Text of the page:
Furthermore, according to Miller, “most English curriculum doesn’t even include ancient writers from Africa or Asia.” Instead, students are taught that “The Odyssey has ‘universal’ themes.” Chinua Achebe spoke to this phenomenon in 1974: “In the nature of things the work of a Western writer is automatically informed by universality. It is only others who must strain to achieve it.”
Beyond the Classroom
Those framings have a real-world impact. Curtis Dozier, an assistant professor of Greek and Roman studies at Vassar College, directs Pharos, a project that documents the ways classics is deployed by white supremacists online.
“The civilizations of ancient Greece and Rome have always been attractive to European nationalist and racist movements, and in more recent years have been adopted by other so-called alt-right groups,” the project’s website explains. Those who have historically deployed and exploited classics to justify white dominance have included American enslavers, Hitler and Mussolini, and members of modern white identity groups.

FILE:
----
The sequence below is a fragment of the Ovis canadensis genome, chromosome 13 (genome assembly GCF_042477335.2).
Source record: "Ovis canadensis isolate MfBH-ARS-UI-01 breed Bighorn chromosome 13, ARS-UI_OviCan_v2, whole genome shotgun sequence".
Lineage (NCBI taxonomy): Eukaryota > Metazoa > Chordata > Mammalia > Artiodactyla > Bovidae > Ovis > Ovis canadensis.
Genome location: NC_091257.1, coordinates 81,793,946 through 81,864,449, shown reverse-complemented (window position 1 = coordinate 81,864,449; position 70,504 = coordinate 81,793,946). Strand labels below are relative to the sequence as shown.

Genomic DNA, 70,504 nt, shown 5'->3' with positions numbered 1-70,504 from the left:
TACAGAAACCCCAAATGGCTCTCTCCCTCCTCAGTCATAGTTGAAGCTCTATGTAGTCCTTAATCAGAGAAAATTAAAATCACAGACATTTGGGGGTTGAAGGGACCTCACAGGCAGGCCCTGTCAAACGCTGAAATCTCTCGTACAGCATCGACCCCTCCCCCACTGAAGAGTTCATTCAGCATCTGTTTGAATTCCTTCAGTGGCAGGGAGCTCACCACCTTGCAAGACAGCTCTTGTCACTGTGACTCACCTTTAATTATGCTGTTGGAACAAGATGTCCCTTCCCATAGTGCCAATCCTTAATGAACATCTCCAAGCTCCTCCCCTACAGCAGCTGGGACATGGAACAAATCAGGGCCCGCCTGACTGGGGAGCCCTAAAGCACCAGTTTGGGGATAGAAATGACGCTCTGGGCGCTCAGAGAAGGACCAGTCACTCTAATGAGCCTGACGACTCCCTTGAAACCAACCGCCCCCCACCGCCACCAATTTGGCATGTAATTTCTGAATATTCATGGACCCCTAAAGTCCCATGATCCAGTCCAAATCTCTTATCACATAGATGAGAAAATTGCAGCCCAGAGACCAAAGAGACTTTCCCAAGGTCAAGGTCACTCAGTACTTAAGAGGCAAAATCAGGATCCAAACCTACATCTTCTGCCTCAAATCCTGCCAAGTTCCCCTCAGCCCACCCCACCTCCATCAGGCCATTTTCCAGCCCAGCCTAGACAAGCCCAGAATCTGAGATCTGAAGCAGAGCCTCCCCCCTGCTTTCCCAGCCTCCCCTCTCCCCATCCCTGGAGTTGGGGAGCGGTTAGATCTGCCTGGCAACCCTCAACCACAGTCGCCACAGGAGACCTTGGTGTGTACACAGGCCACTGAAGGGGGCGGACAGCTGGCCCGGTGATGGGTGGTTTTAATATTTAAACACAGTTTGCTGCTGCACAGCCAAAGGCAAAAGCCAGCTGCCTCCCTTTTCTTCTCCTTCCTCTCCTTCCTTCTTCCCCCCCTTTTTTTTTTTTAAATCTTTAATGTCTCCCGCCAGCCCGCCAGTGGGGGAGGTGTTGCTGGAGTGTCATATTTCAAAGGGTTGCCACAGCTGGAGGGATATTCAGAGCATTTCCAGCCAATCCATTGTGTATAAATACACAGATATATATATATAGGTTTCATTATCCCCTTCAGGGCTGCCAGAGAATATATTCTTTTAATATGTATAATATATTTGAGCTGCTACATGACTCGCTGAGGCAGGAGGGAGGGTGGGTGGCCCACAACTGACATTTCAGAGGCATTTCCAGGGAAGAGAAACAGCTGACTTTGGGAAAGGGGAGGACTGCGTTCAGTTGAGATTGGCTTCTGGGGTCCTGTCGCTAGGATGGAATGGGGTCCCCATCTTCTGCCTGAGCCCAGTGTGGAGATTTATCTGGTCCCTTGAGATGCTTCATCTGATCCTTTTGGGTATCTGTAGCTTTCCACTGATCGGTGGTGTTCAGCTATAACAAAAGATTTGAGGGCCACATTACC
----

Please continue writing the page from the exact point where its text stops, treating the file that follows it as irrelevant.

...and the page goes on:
“The white supremacists I document on Pharos,” Dozier said, “turn to Greco-Roman antiquity for validation of many of their political views.”
The problem for educators, as Dozier explained, is that these views “all depend on the widespread assumption that Greco-Roman antiquity is admirable, foundational and refined. Thus any presentation that promotes uncritical admiration for the ancient world, by presenting it as a source of ‘timeless’ models and wisdom, has the potential to be complicit in white supremacy.”
Cassie Miller, a senior research analyst at the Southern Poverty Law Center, said the use of classical imagery is “common in white supremacist propaganda.”
“For example,” she explained, “American Identity Movement, a white nationalist group that formerly used the name Identity Evropa, has used images of classical sculptures on their flyers along with phrases like ‘Protect Your Heritage’ and ‘Our Future Belongs to Us.’